Input file format

Currently out server is based on the processing of nucleotide sequences, that are expected to contain at least one functional gene cluster. For convenience purposes we implemented the automatic extraction of the sequence from gbk files as well. The following considerations should be made before submitting a file or in case the pipeline does not process the file:

The file must contain one DNA sequence. Fasta files with multiple entries must be combined or committed separately to the pipeline

If you want to use a sequence from NCBI, the easiest way would be to open your desired record, switch to fasta format, click the send button and then choose the complete record.

If you can only provide protein sequences, you must back-translate it to a DNA code (this is also the case for gbk files where the DNA sequence is missing). EMBOSS Backtranseq is one of the best tools for this purpose, which gives good results for multiple organisms.

In case you still do not get reasonable results. We advice you to submit your file to antiSMASH in a first run, to control if functional clusters can be detected in the sequence.


To start a search in SeMPI just upload a fasta or gbk file or paste the fasta/gbk content into the subjacent box and press the start button. The box also accepts a raw DNA sequence, which allows for example to copy and paste directly from NCBI. You can also load one of the example inputs. We provide an Avermectin.fna or Borrelidin.gbk file for this purpose. Both are available in the MIBiG database. The loaded example files are represented in the input box and can directly be used for a test run. Whole genome files are to big for this approach, but can be submitted as files, for example streptomyces avermitilis (NC_003155.5). If you do not want to wait for the processing, you can also jump to a already processed result page for these examples by pressing the output button.


After processing, which depends on the file size (whole genomes take about 10 minutes), SeMPI will load the results page as shown below.

Please do not reload the processing page.

The easiest way to load the output later is to bookmark the processing page or the result link provided. The page will only be available when the processing is finished. If the file could not be processed you will be prompted to a error page.

Error page

There are two main reasons your file could not be processed: First, if anitSMASH could not find any gene cluster in the file you submitted the following error will show:

In this case we highly recommend to submit your file to antiSMASH to check if there are indeed gene clusters present.

Second, if there are gene clusters present but we can not process them we will show a report which will look like this:

Position and type are derived from the initial antiSMASH genome-mining. In most cases the reason for exclusion column will give you an idea why this particular cluster was not processed. Currently we are focused exclusively on modular PKS clusters.


In case multiple gene clusters could be processed, they will show up in the panel above the result for the current cluster. The numbering is based on the order of presence in the submitted file. A basic report about the found clusters is provided as well, this is basically similar to the error report and will help you to indicate the reason as to why a cluster was processed.

The result page is composed of the predicted structure for your DNA sequence as well as the top 10 best matching metabolites of the streptomeDB. On top you can see the prediction of the structure and the smiles in the main panel. On the left side the basic information for the structure prediction is given.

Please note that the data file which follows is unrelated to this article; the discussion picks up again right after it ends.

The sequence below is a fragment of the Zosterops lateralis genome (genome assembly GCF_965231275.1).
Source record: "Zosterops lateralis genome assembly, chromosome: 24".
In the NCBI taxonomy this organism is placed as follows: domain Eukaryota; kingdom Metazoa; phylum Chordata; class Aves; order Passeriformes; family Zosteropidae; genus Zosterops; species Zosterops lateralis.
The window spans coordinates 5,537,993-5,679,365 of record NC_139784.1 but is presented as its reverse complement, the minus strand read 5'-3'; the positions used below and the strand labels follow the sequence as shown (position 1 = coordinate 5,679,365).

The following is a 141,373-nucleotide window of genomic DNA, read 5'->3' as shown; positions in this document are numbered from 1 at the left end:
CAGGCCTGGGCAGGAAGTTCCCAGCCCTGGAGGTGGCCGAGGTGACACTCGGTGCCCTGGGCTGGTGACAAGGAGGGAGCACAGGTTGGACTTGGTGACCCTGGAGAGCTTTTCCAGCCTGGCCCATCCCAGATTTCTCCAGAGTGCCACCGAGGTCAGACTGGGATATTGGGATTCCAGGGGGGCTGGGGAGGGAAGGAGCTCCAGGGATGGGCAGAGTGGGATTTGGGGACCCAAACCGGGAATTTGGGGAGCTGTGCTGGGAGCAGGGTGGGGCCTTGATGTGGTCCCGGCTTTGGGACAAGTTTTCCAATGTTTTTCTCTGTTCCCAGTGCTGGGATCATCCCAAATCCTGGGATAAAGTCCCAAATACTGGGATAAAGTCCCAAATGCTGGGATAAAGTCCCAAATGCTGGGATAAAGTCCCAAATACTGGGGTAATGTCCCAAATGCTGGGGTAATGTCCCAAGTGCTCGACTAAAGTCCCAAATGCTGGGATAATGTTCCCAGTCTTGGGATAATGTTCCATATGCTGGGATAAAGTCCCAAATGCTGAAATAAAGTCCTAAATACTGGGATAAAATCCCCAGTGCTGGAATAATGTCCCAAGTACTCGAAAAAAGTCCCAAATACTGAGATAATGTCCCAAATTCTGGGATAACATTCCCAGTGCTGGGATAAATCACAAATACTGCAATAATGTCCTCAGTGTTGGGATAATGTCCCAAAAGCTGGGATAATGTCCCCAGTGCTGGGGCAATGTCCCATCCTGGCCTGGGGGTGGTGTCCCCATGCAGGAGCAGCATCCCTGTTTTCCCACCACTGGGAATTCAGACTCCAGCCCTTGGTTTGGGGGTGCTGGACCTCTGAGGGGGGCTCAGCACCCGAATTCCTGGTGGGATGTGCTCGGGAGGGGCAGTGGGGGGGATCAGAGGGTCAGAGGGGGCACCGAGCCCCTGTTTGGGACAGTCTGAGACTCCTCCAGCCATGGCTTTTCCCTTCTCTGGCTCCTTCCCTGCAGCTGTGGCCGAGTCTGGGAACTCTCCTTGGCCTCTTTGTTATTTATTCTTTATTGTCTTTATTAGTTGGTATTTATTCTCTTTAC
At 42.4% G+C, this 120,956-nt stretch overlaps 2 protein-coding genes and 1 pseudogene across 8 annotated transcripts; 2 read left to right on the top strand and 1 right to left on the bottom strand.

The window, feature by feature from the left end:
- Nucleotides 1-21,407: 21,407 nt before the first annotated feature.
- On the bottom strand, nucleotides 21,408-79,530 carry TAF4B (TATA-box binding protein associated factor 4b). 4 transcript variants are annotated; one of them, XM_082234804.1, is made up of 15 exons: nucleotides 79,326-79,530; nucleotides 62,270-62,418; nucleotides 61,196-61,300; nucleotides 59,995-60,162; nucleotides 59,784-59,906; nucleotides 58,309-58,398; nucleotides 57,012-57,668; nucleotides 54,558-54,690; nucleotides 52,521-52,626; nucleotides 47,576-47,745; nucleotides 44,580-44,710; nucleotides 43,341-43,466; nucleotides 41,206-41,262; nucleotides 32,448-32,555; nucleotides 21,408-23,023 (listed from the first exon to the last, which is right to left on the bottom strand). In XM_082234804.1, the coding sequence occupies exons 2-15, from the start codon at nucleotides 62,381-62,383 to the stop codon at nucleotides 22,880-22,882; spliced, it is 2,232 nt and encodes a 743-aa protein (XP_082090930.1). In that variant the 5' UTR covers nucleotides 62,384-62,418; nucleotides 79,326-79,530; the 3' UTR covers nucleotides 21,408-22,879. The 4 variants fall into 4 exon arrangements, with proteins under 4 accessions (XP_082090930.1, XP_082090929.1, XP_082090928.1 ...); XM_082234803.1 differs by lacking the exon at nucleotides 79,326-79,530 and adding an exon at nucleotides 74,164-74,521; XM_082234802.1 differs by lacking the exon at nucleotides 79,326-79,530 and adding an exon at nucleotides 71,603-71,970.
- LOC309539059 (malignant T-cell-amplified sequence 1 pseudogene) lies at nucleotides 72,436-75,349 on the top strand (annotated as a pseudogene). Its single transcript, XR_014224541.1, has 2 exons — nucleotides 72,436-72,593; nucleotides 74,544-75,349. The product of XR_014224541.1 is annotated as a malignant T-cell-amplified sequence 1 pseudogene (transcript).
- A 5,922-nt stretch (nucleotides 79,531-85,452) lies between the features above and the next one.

First column: The module annotation and ordering as calculated by our algorithm. Identified domains are: ketoacyl synthase (KS / KSQ (mutated glutamin)), acetyl transferase (AT), acyl carrier protein (ACP), keto reductase (KR), dehydratase (DH), enoylreductase (ER), thioesterase (TE).
Second column: The predicted acyl monomers (PKS building blocks).
Third column: The expected type of reduction. Each line represents therefore one part of the structure as depicted in the figure below.

The top 10 matching paths are listed in the lower window. It is composed of 3 columns.

The first column gives basic information about the ranking. The rank is based on the total score, multiple compounds can have the same rank if the score is identical. The individual scores are explained in detail in the background page. The name of the compound also provides a link to the streptomeDB, where more detailed information can be found.

The traffic light gives a basic indication about the significance of the results, if it is green the chances are very good, that the found metabolites is indeed strongly related to the predicted structure. Yellow could still be a good match, but the possible scores are less because the predicted path is shorter. Red could either mean, that the predicted compound is very short and it is therefore difficult to match or the predicted structure is very uncommon in the streptomeDB, this could be a good indication for a so far unknown metabolite. Always keep in mind, that longer structures can be batter matched, due to the fact that more properties can be compared.

The second column shows the best matching path as it is extracted from the original metabolite in the database. Aromatic bonds are represented as undefined bonds in the extracted path. In future versions we are working on a tool which will allow to represent a graphical comparison between the predicted and compared path.

The third column lists the metabolites from which the paths were extracted, the path is colored in green and the identified starter unit is depicted in blue.

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